“The evidence suggests that an optimistic bias plays a role, sometimes the dominant role, whenever individuals or institutions voluntarily take on significant risks. More often than not, risk takers underestimate the odds they face, and do not invest sufficient effort to find out what the odds are. Because they misread the risks, optimistic entrepreneurs often believe they are prudent, even when they are not. Their confidence in their future success sustains a positive mood that helps them obtain resources from others, raise the morale of their employees, and enhance their prospects of prevailing. When action is needed, optimism, even of the mildly delusional variety, may be a good thing.”

However, optimism is not always useful. It is also potentially fatal to businesses. Kahneman posits a few ways in which this takes shape:

  • Competition Neglect: simply ignoring that fact there are others in the same market or space in which you operate (I know I am culpable of this).
  • Inside View: relying too much on your own organisation and your own network to reinforce what you think. This has surely become more prevalent even for small companies inside the bubbles caused by social media algorithms.
  • Overconfidence: the willingness to ‘bet the house’ (sometimes literally) on a long-shot. The belief that if fortune is to play a part, that lady luck, lady luck will be on your side.
  • The Planning Fallacy: the belief that you’ll get more done in less time than is either likely or, sometimes, even humanly possible. This is a trait that is made worse by investors and accelerators egging on startups to provide hockey-stick growth charts and over-ambitious valuations. In my view, this is the most pernicious and certainly the most common mistake made by optimists – myself included. It probably warrants an entire “rule” to itself

I won’t do justice to one of the world’s most influential academic thinkers by elaborating any further. If you think it worth exploring, I strongly recommend reading the book, and Part 3 on Overconfidence in particular.

My point is that all of the pitfalls outlined in magazine articles and business books about startups that I have read fall into one – sometimes more – of these four broad categories of what might be called the psychological errors.

To my mind it is these psychological errors that are the metaphorical equivalent of our desire to lounge on the sofa and eat chips. We know it’s bad for us, but the craving to be excessively optimistic is just too tempting.

So, what to do?

We can’t abandon optimism altogether. And yet we must rein in our excesses. As taught by the sages, we need to steer a middle way: not too much realism, not too much hubris. This much is clear. The question is how.

Taking these four psychological errors in turn, we can perhaps see ways in which we can temper our own optimism with useful antidotes that don’t kill our enthusiasm.

  • Undertake a thorough competition analysis 

I hate this. I find it physically quite upsetting to look squarely at the competitive field. I have often wondered if this is because it feels like competition in the more personal aspects of our lives: sexual jealousy, sibling rivalry and the like. Even if it’s uncomfortable, you just need to do it.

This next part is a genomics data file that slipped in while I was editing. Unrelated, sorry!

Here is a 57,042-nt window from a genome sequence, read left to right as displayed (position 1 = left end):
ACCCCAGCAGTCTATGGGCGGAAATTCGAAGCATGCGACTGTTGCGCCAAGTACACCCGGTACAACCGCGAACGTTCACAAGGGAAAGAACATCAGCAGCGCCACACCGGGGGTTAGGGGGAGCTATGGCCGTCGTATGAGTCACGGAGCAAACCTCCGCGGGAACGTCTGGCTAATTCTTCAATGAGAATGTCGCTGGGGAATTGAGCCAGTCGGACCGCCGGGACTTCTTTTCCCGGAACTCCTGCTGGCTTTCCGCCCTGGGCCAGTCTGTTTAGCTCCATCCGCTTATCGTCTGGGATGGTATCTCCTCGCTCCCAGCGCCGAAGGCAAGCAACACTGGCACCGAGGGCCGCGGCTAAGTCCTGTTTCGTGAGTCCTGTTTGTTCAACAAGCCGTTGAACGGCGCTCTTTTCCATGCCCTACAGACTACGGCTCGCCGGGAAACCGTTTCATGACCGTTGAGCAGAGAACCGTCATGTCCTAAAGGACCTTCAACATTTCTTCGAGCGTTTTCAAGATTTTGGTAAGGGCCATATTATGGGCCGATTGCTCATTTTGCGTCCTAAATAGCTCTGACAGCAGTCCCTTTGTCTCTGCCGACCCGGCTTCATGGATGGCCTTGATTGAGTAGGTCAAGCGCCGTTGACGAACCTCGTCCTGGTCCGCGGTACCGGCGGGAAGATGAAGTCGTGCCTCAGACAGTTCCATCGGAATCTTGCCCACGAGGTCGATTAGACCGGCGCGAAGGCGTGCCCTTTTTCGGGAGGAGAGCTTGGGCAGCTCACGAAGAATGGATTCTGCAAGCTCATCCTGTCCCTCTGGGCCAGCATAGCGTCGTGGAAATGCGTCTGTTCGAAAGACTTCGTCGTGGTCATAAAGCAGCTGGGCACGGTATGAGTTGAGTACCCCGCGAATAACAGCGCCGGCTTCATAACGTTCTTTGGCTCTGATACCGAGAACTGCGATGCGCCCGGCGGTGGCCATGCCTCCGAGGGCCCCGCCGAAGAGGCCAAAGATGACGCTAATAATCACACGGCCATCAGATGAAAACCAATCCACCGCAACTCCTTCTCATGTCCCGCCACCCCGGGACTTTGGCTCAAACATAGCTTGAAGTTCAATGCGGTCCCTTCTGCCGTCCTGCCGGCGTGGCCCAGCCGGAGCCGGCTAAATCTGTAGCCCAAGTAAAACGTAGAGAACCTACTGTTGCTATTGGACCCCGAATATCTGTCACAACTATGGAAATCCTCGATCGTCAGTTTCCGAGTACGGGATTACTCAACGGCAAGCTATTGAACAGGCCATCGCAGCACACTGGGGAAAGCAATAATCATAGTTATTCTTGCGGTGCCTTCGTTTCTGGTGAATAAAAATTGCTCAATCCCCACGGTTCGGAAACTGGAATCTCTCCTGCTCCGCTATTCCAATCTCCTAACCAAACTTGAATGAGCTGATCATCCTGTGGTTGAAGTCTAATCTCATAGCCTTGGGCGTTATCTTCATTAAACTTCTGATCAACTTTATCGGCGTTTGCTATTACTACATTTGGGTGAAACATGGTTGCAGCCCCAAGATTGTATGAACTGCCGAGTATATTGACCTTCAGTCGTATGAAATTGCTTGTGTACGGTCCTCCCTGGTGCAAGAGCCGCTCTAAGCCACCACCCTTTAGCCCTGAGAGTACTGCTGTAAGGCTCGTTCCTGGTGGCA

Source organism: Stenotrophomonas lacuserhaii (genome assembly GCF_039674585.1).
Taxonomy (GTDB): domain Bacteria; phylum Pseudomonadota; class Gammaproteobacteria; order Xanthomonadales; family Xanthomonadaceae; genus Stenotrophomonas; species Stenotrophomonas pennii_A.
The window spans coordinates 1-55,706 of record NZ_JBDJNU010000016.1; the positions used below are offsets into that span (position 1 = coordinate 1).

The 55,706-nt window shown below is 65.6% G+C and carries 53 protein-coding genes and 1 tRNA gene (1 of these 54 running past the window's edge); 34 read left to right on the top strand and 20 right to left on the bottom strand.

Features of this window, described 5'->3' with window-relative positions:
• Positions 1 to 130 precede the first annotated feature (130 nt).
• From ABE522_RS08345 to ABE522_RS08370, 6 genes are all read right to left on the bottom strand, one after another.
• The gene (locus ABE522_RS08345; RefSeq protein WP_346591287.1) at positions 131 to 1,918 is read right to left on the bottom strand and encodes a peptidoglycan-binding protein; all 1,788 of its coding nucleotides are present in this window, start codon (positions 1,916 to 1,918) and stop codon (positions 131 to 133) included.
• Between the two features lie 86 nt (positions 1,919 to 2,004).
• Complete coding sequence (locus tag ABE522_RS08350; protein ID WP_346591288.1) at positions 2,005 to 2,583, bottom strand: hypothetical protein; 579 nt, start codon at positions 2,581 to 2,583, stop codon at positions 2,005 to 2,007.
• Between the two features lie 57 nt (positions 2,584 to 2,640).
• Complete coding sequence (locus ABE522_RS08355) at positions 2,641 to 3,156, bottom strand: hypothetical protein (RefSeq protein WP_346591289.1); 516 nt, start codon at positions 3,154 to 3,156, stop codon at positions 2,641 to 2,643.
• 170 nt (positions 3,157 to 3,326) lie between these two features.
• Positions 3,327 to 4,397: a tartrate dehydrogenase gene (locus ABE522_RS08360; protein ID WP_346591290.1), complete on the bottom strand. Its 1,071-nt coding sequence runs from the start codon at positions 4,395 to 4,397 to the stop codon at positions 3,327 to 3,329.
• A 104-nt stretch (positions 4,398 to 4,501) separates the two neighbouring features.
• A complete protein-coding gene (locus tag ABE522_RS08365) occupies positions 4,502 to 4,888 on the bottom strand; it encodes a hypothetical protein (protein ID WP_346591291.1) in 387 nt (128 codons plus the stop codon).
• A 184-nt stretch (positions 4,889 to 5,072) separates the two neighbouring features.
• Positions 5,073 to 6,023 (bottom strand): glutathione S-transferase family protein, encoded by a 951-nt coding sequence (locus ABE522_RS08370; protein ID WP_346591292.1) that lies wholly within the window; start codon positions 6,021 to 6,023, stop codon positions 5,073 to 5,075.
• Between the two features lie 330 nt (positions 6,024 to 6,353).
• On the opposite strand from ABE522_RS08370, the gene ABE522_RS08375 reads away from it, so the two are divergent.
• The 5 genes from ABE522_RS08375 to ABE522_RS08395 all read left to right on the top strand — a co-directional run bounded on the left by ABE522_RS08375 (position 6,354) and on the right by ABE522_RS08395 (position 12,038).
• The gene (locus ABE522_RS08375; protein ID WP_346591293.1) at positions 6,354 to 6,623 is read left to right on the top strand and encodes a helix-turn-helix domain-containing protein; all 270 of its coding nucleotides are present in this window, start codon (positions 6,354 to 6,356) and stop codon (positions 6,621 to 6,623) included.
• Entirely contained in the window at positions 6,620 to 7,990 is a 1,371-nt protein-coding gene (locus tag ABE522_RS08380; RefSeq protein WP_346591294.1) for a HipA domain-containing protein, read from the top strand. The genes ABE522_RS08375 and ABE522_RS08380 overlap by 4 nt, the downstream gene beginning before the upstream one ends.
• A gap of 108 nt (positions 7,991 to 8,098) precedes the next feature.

• Seek contrarian help 

Your team are following you and your friends are…well, they’re your friends. You need someone who will speak truth to power. You need someone knowledgeable of your area of business – not necessarily the expert that you are – who is going to tell you what you need to know, not what you want to hear.

  • Look at the odds

For my part, I’m a lousy gambler. In backgammon, I love to play the back-game. When it works out, it’s lovely, but I’ve lost too many times to make it a worthwhile strategy. You need to know (especially if you’re playing with other people’s money) what you’re actually betting on. Work out the odds and try to improve your chances.

  • Write a modest business plan

Ignore the exhortations of your VC colleagues to be the next unicorn and plan for a business that won’t set the world on fire; that won’t achieve the billion-dollar valuations. Understand that 5% growth compounded on a reasonable start will get you a perfectly adequate business in 10 or 20 years. I know this sounds boring. But boring may be better than dead. Trying to grow too quickly will starve you of cash. What would it be like to be moderately successful? Try it.

Kahneman writes that optimism, when identified as a problem, is pretty intractable – much like a sedentary lifestyle. He has only one suggestion, namely that you isolate yourself and write down, as a memoire, the story of your business failure and the lessons you learned. We can use fantasy to break the armour of optimism just for a moment and seek some lessons before they are taught to us more painfully. This is he describes as a pre-mortem.

This is probably the most sensible, but also the hardest suggestion for an entrepreneur since it runs so obviously against the grain of our essential optimism. Nonetheless, any or all of these suggestions may help to curb pernicious overconfidence.

In summary, then, we could do worse than prepare for failure.

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  1. Pingback: Health tech's reluctant entrepreneur: How to have purpose